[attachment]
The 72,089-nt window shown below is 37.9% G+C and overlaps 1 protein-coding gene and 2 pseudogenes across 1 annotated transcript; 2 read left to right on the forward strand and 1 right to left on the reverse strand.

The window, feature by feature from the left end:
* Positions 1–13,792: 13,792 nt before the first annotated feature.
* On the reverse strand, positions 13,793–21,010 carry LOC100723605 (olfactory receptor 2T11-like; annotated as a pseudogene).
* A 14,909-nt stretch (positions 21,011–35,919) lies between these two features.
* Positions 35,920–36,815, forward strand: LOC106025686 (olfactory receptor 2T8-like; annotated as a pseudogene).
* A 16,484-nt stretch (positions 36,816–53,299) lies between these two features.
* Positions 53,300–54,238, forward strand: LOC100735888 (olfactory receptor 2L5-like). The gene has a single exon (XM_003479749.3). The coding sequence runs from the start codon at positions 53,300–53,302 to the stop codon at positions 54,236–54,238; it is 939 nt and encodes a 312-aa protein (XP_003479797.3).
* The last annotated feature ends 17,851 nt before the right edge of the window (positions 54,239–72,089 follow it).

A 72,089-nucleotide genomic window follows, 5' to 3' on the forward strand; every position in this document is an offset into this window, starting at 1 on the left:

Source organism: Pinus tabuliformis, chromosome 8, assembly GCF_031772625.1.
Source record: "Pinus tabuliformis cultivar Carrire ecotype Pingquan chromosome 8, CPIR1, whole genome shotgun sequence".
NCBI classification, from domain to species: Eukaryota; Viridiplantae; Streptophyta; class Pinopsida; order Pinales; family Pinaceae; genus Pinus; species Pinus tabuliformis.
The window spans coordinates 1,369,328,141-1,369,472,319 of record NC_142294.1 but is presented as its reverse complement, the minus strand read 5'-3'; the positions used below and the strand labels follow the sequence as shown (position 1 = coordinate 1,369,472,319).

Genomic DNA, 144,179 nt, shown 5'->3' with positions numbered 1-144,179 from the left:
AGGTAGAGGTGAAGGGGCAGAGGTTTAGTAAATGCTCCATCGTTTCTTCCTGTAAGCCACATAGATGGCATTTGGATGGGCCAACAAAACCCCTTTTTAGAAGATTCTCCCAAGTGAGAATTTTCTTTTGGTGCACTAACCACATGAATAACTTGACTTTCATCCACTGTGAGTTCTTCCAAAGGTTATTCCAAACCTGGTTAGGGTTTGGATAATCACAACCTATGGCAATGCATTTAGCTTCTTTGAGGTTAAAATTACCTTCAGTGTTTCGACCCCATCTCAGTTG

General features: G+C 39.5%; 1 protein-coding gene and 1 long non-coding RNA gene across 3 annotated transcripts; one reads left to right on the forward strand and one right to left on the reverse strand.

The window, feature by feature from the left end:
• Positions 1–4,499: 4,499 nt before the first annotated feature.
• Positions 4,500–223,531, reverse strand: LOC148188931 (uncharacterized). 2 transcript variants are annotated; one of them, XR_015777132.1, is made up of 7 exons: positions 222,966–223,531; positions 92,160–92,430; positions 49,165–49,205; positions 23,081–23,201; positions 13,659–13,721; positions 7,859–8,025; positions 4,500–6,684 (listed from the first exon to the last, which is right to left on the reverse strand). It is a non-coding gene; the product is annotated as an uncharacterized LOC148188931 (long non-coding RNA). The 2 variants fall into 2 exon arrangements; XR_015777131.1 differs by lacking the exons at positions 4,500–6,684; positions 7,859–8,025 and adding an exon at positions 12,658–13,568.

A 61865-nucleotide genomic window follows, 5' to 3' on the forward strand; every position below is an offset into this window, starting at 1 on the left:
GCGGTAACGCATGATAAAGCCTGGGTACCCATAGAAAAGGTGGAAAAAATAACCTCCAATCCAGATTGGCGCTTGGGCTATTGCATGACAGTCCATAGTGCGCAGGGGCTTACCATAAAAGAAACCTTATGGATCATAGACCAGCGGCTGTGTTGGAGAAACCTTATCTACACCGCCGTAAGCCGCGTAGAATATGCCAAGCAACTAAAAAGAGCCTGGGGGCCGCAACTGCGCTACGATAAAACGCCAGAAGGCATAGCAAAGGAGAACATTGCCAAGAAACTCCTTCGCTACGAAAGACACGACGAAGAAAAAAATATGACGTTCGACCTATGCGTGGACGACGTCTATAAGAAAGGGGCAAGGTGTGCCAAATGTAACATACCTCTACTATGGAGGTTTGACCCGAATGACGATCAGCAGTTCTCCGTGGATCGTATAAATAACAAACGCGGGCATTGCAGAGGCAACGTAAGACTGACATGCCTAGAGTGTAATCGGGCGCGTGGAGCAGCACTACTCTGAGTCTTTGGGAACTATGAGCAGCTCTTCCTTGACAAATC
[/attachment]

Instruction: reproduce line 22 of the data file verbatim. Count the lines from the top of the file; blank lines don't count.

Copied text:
GCGGTAACGCATGATAAAGCCTGGGTACCCATAGAAAAGGTGGAAAAAATAACCTCCAATCCAGATTGGCGCTTGGGCTATTGCATGACAGTCCATAGTGCGCAGGGGCTTACCATAAAAGAAACCTTATGGATCATAGACCAGCGGCTGTGTTGGAGAAACCTTATCTACACCGCCGTAAGCCGCGTAGAATATGCCAAGCAACTAAAAAGAGCCTGGGGGCCGCAACTGCGCTACGATAAAACGCCAGAAGGCATAGCAAAGGAGAACATTGCCAAGAAACTCCTTCGCTACGAAAGACACGACGAAGAAAAAAATATGACGTTCGACCTATGCGTGGACGACGTCTATAAGAAAGGGGCAAGGTGTGCCAAATGTAACATACCTCTACTATGGAGGTTTGACCCGAATGACGATCAGCAGTTCTCCGTGGATCGTATAAATAACAAACGCGGGCATTGCAGAGGCAACGTAAGACTGACATGCCTAGAGTGTAATCGGGCGCGTGGAGCAGCACTACTCTGAGTCTTTGGGAACTATGAGCAGCTCTTCCTTGACAAATC